India Could Have Saved 12 Lakh Children Who Died in 2015


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India missed the most important target

According to UNICEF’s  State of the World’s Children Report 2016, around 1.2 million children could have been saved in 2015 if basic minimum sanitation and health care facilities were provided to them.

Around 1.2 million children could have been saved in the year 2015, only if proper health care facilities and proper sanitization was provided to them, according to UNICEF’s State of the World’s Children Report 2016.  A better economy does not ensure a better condition for children, Nigeria and India are the two countries where child mortality rates is very high. Over 59 lakh children have died last year in India, Pakistan, Ethophia and Nigeria before they could attain the age of five years.

Children could have been saved

Around 39% of babies died due to complications during birth. But unfortunately many died because of lack of proper sanitation and access to healthcare in turn leading them to suffer from diseases like malaria and diarrhea. Child marriages and early pregnancies are some key reasons for death of newborns believes UNICEF.The problem of child mortality can be solved if even low-cost interventions can be made upon sanitation, holistic nutrition and women’s reproductive health management.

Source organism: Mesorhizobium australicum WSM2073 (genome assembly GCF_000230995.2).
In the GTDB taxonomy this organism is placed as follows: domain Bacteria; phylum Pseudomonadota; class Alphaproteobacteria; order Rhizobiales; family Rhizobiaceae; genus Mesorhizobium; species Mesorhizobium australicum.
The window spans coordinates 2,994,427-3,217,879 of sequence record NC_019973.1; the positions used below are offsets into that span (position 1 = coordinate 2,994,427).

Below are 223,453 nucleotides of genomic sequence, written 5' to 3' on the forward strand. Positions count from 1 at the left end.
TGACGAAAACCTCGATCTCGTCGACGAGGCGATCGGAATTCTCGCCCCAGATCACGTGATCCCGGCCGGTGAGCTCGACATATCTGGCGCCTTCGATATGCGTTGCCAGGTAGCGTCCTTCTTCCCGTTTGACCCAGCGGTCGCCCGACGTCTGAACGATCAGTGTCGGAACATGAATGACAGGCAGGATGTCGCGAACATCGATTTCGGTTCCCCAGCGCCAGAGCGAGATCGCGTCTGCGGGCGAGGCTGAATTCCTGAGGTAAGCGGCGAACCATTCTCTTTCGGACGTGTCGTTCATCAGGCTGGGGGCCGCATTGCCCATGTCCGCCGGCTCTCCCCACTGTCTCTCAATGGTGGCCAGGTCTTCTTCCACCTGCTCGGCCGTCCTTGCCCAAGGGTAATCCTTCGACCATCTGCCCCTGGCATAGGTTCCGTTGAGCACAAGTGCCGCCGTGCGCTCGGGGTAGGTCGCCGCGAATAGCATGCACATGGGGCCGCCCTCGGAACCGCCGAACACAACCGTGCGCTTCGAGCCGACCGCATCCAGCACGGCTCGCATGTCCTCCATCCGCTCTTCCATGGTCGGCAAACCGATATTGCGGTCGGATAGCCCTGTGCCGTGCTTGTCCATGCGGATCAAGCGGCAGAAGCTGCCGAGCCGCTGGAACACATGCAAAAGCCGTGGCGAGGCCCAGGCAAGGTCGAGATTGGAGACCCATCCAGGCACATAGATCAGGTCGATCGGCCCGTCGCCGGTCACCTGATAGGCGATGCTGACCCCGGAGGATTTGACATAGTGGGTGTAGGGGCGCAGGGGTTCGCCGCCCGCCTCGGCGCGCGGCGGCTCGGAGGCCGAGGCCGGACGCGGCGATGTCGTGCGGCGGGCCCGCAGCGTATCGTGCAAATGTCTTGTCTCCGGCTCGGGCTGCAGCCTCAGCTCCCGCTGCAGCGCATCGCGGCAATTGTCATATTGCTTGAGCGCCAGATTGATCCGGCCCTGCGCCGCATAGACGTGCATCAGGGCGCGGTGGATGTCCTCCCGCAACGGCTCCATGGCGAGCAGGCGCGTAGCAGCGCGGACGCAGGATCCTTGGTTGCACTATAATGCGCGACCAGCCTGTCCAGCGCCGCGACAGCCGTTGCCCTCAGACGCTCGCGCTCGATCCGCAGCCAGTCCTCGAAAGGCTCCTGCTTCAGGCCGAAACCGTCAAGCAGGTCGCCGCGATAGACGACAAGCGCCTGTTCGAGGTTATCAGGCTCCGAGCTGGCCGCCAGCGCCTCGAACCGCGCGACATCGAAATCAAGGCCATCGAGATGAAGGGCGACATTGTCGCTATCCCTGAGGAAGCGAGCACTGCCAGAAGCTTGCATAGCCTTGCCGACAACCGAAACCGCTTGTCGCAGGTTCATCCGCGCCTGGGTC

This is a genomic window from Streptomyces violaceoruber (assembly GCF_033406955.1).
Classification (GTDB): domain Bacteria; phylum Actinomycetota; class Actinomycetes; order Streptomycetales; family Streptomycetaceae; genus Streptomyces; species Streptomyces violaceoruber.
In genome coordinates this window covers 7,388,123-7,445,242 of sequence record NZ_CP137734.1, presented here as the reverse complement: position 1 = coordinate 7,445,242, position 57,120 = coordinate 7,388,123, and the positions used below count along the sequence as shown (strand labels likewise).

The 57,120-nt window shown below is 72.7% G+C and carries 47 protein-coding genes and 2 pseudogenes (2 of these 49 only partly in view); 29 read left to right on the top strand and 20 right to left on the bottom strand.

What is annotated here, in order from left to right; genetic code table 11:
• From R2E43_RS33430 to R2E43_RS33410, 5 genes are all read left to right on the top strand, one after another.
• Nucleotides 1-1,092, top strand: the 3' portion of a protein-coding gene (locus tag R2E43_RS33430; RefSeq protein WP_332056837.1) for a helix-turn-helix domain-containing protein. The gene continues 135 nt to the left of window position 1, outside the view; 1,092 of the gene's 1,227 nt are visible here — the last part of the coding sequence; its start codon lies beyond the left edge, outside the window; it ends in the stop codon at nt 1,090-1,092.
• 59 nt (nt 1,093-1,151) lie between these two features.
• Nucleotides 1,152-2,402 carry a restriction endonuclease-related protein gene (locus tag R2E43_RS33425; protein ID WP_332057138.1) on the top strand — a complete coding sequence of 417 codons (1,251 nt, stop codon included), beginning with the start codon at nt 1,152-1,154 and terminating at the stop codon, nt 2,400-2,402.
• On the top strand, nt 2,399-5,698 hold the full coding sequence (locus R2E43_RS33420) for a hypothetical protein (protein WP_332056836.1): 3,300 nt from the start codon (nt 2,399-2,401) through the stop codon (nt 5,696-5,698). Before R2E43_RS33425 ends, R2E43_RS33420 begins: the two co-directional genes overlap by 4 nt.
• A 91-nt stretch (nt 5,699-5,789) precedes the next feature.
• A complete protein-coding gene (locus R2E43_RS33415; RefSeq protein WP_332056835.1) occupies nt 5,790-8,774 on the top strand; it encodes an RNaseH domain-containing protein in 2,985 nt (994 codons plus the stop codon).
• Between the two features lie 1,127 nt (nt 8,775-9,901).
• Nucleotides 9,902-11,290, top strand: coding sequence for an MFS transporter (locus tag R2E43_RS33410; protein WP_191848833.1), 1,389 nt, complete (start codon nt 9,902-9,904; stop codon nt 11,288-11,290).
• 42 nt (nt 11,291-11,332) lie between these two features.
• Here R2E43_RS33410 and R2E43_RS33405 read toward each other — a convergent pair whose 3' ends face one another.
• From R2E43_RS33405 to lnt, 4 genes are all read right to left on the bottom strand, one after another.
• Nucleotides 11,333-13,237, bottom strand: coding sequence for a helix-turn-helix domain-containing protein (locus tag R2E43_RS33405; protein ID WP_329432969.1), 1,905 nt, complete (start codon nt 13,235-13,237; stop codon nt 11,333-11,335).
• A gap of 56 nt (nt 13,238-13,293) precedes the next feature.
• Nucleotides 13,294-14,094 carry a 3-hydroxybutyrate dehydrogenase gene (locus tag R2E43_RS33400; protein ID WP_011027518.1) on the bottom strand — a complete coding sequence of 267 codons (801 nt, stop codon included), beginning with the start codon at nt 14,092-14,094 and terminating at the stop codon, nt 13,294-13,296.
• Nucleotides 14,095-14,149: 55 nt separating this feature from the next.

Some of the statistics include:

  1. India has the highest number of child deaths in the world, with an estimated 12 lakh deaths in 2015 — 20 per cent of the 59 lakh global deaths.
  2. India fell short of the under-five child mortality rate target of 42 per 1,000 live births by 2015
  3. India does not figure in the list of 62 countries — which includes Bangladesh and Nepal — that have achieved the Millennium Development Goal to reduce the under-five mortality by two-thirds between 1990 and 2015 (25 years)
  4. In 2008, 5.3 lakh children under five died in the lowest income quintile in comparison to 1.78 lakh among the highest wealth quintile. (savethechildren)
  5. The rate of decline between 2005-06 and 1997-98 among the lowest income quintile is 22.69 per cent compared to 34.37 per cent among the high-income quintile for the same period. (savethechildren)
  6. Of the 2.6 crore children born in India every year, approximately 18.3 lakh children die before their fifth birthday in India.
  7. The under-five mortality rate in Kerala is 14 deaths per 1,000 live births. This stands in a sharp contrast to Madhya Pradesh at 92 per 1,000 or 91 per 1,000 for Uttar Pradesh.

If all countries don’t accelerate action to improve health and education for the most disadvantaged. 69 million children under the age of five will die from preventable causes between now and 2030. UNICEF has strictly warned.